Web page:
In this instance, the availability of extortion payment cover may be critical for the survival of the business, especially an SME.

The CSCRC recommendation presupposes that all organisations are able to recover without paying a ransom, which is simply not a realistic assumption at this stage of Australia's cyber security maturity.

A ban would hardly impact the ransomware criminal; it would just be another attack that has not yielded a payment from the insured whose data has been encrypted. With double, triple and quadruple extortion tactics, the ransomware criminal may use the valuable data obtained to extract payment from others (customers, business partners, directors, employees) and move on to other victims.

5. A ban is useful only if universalised

Prohibiting extortion payments is only useful if all countries prohibit cyber insurers from making such payments. To date, only one major insurer has announced it would stop writing cyber insurance coverage in France in May 2021.

A ban on Australian cyber insurers only would have minimal effect, as cyber insurers in other countries can still make available policies with extortion payments.

Cyber insurance's role in risk mitigation and uplifting cyber security

Fundamentally, the identified "problems" of cyber insurance, if they are indeed problems, are not insurmountable. The cyber insurance industry can play a key role in the risk mitigation strategies of insureds so as to shape and improve Australia's cybersecurity maturity.

The CSCRC's recommendations for insurers to work together to develop a best practice checklist for SMEs to improve their cyber security maturity, and for insurers to work with telecommunications providers, cloud services and software providers to provide "bundled packages" of cyber security tools to uplift the cyber security of insureds, are all important steps insurers can take in uplifting Australia's cyber security maturity.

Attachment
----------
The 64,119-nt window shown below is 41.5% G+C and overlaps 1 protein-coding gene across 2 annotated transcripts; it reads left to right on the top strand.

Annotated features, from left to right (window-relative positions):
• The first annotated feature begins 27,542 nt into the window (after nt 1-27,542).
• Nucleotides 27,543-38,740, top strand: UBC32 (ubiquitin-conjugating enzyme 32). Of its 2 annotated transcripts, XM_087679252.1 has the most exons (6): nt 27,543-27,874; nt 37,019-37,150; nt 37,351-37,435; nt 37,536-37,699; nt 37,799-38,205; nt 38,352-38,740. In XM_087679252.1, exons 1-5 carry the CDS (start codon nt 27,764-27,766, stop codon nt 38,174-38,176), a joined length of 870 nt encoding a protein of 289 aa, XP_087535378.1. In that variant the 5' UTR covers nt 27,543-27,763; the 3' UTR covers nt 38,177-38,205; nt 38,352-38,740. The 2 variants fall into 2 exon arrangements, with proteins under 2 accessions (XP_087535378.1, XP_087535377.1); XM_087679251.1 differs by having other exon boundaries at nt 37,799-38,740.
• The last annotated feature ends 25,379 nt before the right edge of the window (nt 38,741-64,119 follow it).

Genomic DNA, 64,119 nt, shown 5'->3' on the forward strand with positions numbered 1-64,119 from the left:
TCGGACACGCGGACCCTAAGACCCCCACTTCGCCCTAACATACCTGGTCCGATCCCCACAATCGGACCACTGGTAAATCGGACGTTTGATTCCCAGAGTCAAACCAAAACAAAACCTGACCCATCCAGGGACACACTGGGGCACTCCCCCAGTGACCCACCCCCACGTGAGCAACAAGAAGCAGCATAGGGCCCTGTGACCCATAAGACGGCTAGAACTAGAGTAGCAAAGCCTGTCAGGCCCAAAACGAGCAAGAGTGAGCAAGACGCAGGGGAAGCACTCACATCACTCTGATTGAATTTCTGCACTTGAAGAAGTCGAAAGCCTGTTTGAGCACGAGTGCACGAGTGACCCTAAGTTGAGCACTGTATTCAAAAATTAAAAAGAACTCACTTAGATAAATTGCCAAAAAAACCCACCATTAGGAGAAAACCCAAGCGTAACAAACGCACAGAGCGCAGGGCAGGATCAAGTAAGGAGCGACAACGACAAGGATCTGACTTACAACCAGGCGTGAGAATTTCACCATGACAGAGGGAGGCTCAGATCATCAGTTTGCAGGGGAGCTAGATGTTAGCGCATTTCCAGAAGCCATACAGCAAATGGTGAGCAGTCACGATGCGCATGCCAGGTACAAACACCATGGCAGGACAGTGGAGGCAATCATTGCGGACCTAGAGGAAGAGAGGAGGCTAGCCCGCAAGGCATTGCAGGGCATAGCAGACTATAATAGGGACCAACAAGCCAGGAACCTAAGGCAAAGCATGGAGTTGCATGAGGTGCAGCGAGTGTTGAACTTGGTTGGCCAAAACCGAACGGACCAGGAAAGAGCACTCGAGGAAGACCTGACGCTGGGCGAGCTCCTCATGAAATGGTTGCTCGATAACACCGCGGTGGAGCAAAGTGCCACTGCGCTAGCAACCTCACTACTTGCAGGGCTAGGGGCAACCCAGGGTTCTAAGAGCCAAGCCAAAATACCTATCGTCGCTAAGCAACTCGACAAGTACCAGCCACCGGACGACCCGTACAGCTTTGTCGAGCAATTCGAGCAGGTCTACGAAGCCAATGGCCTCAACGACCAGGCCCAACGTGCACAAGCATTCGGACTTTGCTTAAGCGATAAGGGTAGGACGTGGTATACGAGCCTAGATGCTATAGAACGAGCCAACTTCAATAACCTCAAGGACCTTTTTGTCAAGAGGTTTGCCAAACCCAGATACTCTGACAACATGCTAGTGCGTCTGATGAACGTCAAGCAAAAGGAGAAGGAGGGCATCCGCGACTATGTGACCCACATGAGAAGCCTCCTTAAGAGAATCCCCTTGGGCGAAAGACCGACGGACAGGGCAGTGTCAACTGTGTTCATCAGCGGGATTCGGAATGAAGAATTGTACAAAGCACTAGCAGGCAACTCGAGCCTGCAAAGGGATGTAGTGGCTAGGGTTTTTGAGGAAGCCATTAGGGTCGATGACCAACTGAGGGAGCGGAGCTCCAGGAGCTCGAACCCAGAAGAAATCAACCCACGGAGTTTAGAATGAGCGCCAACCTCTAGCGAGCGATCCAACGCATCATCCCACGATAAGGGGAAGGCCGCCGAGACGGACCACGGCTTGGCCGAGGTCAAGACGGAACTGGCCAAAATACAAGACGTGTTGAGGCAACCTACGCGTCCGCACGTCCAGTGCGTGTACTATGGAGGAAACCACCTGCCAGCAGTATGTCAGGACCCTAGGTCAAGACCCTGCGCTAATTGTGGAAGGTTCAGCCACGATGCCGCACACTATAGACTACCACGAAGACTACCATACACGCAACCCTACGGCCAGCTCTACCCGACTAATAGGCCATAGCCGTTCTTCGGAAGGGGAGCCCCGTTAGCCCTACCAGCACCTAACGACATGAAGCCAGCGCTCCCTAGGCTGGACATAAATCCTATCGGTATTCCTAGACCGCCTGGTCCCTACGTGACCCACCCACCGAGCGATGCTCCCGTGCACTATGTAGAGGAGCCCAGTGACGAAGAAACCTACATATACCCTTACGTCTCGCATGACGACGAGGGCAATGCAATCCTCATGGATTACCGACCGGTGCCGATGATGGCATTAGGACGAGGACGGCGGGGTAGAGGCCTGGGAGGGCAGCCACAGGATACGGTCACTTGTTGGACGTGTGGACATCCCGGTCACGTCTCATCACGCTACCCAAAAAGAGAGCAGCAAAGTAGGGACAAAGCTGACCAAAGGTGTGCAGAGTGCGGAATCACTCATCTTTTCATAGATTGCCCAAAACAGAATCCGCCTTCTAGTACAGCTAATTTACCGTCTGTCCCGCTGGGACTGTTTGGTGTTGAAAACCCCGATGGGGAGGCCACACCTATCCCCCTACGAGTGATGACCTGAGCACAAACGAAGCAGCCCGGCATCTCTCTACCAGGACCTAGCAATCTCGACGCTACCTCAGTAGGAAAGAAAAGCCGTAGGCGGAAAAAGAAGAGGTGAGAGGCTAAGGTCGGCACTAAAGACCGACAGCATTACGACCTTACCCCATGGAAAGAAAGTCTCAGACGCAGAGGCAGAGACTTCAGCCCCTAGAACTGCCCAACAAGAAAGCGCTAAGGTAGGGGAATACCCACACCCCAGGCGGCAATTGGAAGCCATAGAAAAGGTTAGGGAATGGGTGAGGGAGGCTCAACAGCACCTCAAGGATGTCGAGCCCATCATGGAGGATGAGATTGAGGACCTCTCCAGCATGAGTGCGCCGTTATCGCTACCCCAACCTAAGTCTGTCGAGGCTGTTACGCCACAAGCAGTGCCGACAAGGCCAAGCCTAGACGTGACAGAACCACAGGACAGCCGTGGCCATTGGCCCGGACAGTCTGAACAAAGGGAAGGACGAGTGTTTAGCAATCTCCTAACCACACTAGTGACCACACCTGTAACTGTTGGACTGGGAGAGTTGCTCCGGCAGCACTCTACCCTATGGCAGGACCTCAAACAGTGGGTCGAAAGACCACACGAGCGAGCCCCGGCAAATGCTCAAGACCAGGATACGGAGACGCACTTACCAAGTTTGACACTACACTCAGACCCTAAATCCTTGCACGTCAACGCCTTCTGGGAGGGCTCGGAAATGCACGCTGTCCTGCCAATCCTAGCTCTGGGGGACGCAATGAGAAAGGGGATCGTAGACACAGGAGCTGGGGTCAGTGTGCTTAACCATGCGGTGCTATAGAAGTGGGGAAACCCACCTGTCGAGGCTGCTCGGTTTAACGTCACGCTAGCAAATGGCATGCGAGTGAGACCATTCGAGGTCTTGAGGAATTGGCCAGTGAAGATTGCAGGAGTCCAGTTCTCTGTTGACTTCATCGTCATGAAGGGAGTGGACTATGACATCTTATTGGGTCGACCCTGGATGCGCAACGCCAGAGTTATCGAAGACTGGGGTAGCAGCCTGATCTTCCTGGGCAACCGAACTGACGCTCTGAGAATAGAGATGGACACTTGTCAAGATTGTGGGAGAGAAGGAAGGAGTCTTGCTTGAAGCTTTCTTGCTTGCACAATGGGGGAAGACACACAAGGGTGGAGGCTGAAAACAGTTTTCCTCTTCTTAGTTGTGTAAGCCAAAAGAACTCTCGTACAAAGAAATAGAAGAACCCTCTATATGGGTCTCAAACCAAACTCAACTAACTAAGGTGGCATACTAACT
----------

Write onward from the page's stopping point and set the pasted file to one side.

Cyber insurance brokers can, and already do, play an important part in educating and uplifting their clients' cyber security as well.

Strengthening Australia's cyber security would disrupt the ransomware business model by making conditions less favourable for easy infiltration, and minimise the chances of victims being held "hostage" by an attack and the necessity for victims to pay the ransom.

Government's role in sharpening law enforcement

The Australian Government can also play a role in uplifting the cybersecurity of Australian businesses, defending Australian businesses from attacks, regulating as well as sharpening law enforcement.

Sharpening law enforcement would make it riskier to be a ransomware criminal, thereby increasing the risk and costs compared to the profits, with the intended effect that it may thereby shrink the ransomware and cyber extortion economy.

Regulating the cryptocurrency market by making it more transparent may also result in ransomware criminals being less likely to use it as a form of payment.

Ransomware incident reporting, encouraging an increase and making more timely reporting of data breaches, as well as mandating notification of ransomware payments would also provide the government with greater oversight of the ransomware issue.

A more balanced solution

Ultimately, no cyber risk can be eliminated, and ransomware is here to stay.

Perhaps a more balanced solution and middle ground is for the extortion payments cover to continue but be subject to sub-limits and more stringent conditions on cover to reduce the likelihood of a payment being made and only under the most exceptional circumstances.

As Australia's cyber security maturity lifts, the chances of victims being held "hostage" by an attack and having to pay for a ransom should reduce dramatically.

Authors: Melissa Tan, Special Counsel and Louisa Henderson, Lawyer.



1 AGCS Cyber Insights, Ransomware trends: Risks and Resilience per Michael Daum, Senior Cyber Underwriters at AGCS, page 4.

All information on this site is of a general nature only and is not intended to be relied upon as, nor to be a substitute for, specific legal professional advice. No responsibility for the loss occasioned to any person acting on or refraining from action as a result of any material published can be accepted.

Key
Contacts

Melissa Tan

Special Counsel

Louisa  Henderson

Louisa Henderson

Lawyer